The High-Definition Multimedia Interface (HDMI) is an all-digital audio/video interface capable of transmitting uncompressed streams. HDMI provides an interface between any compatible digital audio/video source, such as a set-top box, a DVD player, a PC, a video game system, or an AV receiver and a compatible digital audio and/or video monitor, such as a digital television (DTV).
It is a modern replacement for older analogue standards such as SCART or the RCA connector.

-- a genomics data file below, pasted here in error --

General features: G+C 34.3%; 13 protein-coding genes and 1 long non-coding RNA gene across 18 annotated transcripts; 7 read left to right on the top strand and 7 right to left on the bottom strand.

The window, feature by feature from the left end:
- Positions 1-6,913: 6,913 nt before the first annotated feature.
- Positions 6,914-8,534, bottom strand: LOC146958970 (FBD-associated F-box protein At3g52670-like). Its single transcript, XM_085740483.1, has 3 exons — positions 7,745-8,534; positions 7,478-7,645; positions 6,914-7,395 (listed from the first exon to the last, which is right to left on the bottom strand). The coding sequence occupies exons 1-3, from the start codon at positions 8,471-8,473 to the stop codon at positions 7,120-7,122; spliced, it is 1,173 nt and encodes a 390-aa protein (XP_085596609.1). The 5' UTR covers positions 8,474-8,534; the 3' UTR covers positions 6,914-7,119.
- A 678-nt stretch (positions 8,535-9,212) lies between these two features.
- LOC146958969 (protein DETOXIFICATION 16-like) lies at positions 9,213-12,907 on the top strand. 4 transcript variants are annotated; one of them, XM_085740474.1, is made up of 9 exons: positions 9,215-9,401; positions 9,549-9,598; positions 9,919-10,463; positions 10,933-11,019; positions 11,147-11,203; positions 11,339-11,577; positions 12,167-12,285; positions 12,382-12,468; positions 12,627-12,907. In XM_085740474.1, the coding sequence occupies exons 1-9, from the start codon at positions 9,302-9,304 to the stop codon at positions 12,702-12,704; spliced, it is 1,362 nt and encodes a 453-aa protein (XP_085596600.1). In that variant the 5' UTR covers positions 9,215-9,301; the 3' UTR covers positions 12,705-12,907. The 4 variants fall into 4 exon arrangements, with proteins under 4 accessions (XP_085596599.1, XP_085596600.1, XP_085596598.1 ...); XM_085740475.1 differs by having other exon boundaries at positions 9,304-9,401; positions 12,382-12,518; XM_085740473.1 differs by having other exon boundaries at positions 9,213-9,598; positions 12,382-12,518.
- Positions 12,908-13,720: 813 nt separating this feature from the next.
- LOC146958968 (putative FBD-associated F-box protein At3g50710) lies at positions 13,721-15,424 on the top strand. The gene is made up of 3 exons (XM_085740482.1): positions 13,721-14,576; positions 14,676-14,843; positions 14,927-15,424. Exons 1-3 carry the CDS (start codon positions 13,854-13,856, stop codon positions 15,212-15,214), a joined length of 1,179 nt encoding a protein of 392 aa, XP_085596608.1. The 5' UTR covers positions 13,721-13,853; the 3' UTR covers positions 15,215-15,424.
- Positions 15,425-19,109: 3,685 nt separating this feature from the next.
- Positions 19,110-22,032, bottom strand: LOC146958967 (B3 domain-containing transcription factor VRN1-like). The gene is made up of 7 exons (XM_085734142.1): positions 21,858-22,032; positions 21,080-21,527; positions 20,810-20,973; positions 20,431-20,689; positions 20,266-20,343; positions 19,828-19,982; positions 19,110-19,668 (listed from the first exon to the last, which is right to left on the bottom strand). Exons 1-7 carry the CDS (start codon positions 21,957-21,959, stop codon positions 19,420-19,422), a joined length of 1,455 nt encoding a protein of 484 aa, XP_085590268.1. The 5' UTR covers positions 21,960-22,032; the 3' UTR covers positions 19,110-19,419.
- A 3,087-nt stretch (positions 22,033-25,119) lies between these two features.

HDMI supports any TV or PC video format, including standard, enhanced, or high-definition video, plus multi-channel digital audio on a single cable. It is independent of the various DTV standards such as ATSC, and DVB (-T,-S,-C), as these are encapsulations of the MPEG data streams, which are passed off to a decoder, and output as uncompressed video data on HDMI. HDMI encodes the video data into TMDS for transmission digitally over HDMI. Previously, the maximum pixel rate of the interface was 165Mpixels/second, sufficient for supporting 1080p at 60Hz or UXGA (1600x1200), but HDMI 1.3 increased that to 340Mpixels/second, providing support beyond the highest resolution computer monitors available today.
Related Topics: hdmi switch, hdmi receiver, hdmi splitter, dvi to hdmi adapter, hdmi video card